Open Access

Erratum to: The role of cumulative physical work load in symptomatic knee osteoarthritis – a case–control study in Germany (Seidler et al. 2008).

  • Andreas Seidler1Email author,
  • Ulrich Bolm-Audorff2,
  • Nasreddin Abolmaali3 and
  • Gine Elsner4
Journal of Occupational Medicine and Toxicology20127:21

DOI: 10.1186/1745-6673-7-21

Received: 25 September 2012

Accepted: 26 September 2012

Published: 10 October 2012

The original article was published in Journal of Occupational Medicine and Toxicology 2008 3:14

Correction

In the original paper [1], there is a mistake in the results of the occupational group analysis. This mistake occurred when the core data set was merged with the occupational group data. According to the modified occupational group analysis (see modified Table 1), OR for chemical processers and manufacturers of plastics products are no longer significantly elevated. Having worked more than 10 years as metal worker is associated with knee osteoarthritis (OR = 2.2; 95% CI 1.1-4.4). The knee osteoarthritis risk of plasterers, insulators, glaziers, terrazzo workers, construction carpenters, roofers, and upholsters approaches statistical significance in the long-duration category (OR = 3.7; 95 CI 0.9-15.2). For woodworkers, the knee osteoarthritis risk is no longer significantly elevated. Having worked more than 10 years as painter or varnisher is associated with knee osteoarthritis (OR = 9.6; 95 % CI 1.2-77.9). Finally, we find a significantly elevated OR of 3.2 (95% CI 1.1-9.1) among subjects having worked as physically exposed service workers (storemen, nurses, refuse collectors) for more than 10 years. When subjects with non-service work as main occupation (“blue-collar workers”) are compared with “white-collar workers”, the odds ratio for knee osteoarthritis is still significantly elevated (OR = 2.0; 95% CI 1.3-2.9).
Table 1

Occupational groups (reference group: service occupation as main occupation) and symptomatic knee osteoarthritis

Specific occupational groups a

1 to 10 yrs. in specific occ. group

>10 yrs. in specific occ. group

 

Cases

%

Controls

%

Adj. OR b

95% CI

Cases

%

Controls

%

Adj. OR b

95% CI

 Agricultural, animal husbandry, and forestry workers

10

3.4

12

3.7

1.6

0.5-4.6

6

2.0

2

0.6

1.6

0.3-8.5

 Chemical processers and manufacturers of plastics product

6

2.0

7

2.1

0.9

0.2-3.4

12

4.1

5

1.5

1.8

0.5-6.5

 Manufacturers of paper and paper products; printers

1

0.3

3

0.9

-

-

10

3.4

5

1.5

1.7

0.5-5.6

 Metal processers, blacksmiths

11

3.7

1

0.3

14.6

1.5-142

10

3.4

-

-

-

-

 Metal workers (machinery fitters, machine assemblers, mechanics, manufacturers of precision instruments; plumbers, welders, sheet metal and structural metal preparers and erectors)

28

9.5

42

12.8

0.9

0.5-1.8

45

15.3

19

5.8

2.2

1.1-4.4

 Electrical and electronics workers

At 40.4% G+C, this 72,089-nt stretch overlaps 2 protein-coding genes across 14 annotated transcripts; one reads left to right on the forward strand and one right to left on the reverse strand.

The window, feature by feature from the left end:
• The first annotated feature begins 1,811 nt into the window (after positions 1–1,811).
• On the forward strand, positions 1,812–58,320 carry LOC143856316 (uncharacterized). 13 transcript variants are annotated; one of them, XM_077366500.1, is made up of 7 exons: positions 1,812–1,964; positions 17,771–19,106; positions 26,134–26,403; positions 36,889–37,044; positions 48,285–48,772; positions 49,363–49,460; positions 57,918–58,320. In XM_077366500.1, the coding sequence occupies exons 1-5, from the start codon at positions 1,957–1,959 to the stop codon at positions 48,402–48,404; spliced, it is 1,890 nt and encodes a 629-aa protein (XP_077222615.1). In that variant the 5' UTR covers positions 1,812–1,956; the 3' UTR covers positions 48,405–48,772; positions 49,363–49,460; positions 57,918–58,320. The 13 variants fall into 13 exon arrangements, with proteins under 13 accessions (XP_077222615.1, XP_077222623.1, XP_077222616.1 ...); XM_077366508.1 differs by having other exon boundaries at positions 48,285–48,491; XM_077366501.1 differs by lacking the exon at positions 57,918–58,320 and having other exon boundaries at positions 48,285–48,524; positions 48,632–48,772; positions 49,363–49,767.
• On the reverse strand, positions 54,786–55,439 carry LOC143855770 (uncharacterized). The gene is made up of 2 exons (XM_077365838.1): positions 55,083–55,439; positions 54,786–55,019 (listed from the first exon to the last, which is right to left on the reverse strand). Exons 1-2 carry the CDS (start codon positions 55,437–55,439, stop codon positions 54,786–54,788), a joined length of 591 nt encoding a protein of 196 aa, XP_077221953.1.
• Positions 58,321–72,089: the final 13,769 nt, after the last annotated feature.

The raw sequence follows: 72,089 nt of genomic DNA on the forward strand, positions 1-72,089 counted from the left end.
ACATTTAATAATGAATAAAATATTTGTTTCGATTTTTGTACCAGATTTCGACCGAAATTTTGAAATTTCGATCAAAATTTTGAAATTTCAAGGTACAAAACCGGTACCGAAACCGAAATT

4

1.4

18

5.5

0.2

0.05-0.7

13

4.4

11

3.4

1.6

0.6-4.3

 Tanners, fellmongers, pelt dressers; shoemakers and leather goods makers

4

1.4

2

0.6

1.2

0.2-7.5

3

1.0

2

0.6

1.2

0.2-8.1

 Food and beverage processors; tobacco product makers

8

2.7

10

3.1

1.5

0.4-5.3

10

3.4

8

2.4

1.4

0.4-4.9

 Construction workers (structural engineering, civil engineering)

14

4.7

9

2.8

2.3

0.7-6.9

10

3.4

3

0.9

1.7

0.4-7.1

 Plasterers, insulators, glaziers, terazzo workers, construction carpenters, roofers; upholsterers

6

2.0

7

2.1

0.6

0.2-2.4

10

3.4

4

1.2

3.7

0.9-15.2

 Woodworkers and plastic workers (carpenters, cabinet makers, wooden or plastic models makers, wood-frame construction)

10

3.4

5

1.5

2.3

0.6-8.1

7

2.4

3

0.9

3.3

0.7-16.0

 Painters; varnishers

4

1.4

7

2.1

1.3

0.3-6.3

12

4.1

1

0.3

9.6

1.2-77.9

 Quality inspectors; packers

10

3.4

1

0.3

19.7

2.0-190

3

1.0

2

0.6

2.5

0.2-31.6

 Labourers

7

2.4

9

2.8

2.7

0.8-9.1

-

-

-

-

-

-

 Operators (crane and earth-moving machinery operators etc.)

2

0.7

3

0.9

0.4

0.04-3.5

1

0.3

2

0.6

-

-

 Technicians (engineers, architects, chemists, physicists, electrical engineering technicians)

11

3.7

24

7.3

0.7

0.3-1.7

41

13.9

32

9.8

1.3

0.7-2.4

 Service workers: Storemen, nurses, refuse collectors

16

5.4

19

5.8

1.3

0.6-3.0

16

5.4

8

2.4

3.2

1.1-9.1

 Soldiers

3

1.0

4

1.2

0.4

0.04-3.1

1

0.3

1

0.3

-

-

 Other service workers

1

0.3

5

1.5

0.5

0.1-5.8

-

-

1

0.3

-

-

a Occupations with <10 subjects are not shown.

b Adjusted for age, region, body-mass index, and jogging/athletics.

Notes

Authors’ Affiliations

(1)
Institute and Policlinic for Occupational and Social Medicine
(2)
Division of Occupational Health, RP Darmstadt
(3)
OncoRay - MI OncoRay
(4)
Institute of Occupational Medicine, Johann Wolfgang Goethe-University

References

  1. Seidler A, Bolm-Audorff U, Abolmaali N, Elsner G, Knee osteoarthritis study group: The role of cumulative physical work load in symptomatic knee osteoarthritis – a case–control study in Germany. J Occup Med Toxicol 2008, 3: 14. 10.1186/1745-6673-3-14PubMed CentralView ArticlePubMedGoogle Scholar

Copyright

© Seidler et al.; licensee BioMed Central Ltd. 2012

This article is published under license to BioMed Central Ltd. This is an Open Access article distributed under the terms of the Creative Commons Attribution License (http://creativecommons.org/licenses/by/2.0), which permits unrestricted use, distribution, and reproduction in any medium, provided the original work is properly cited.

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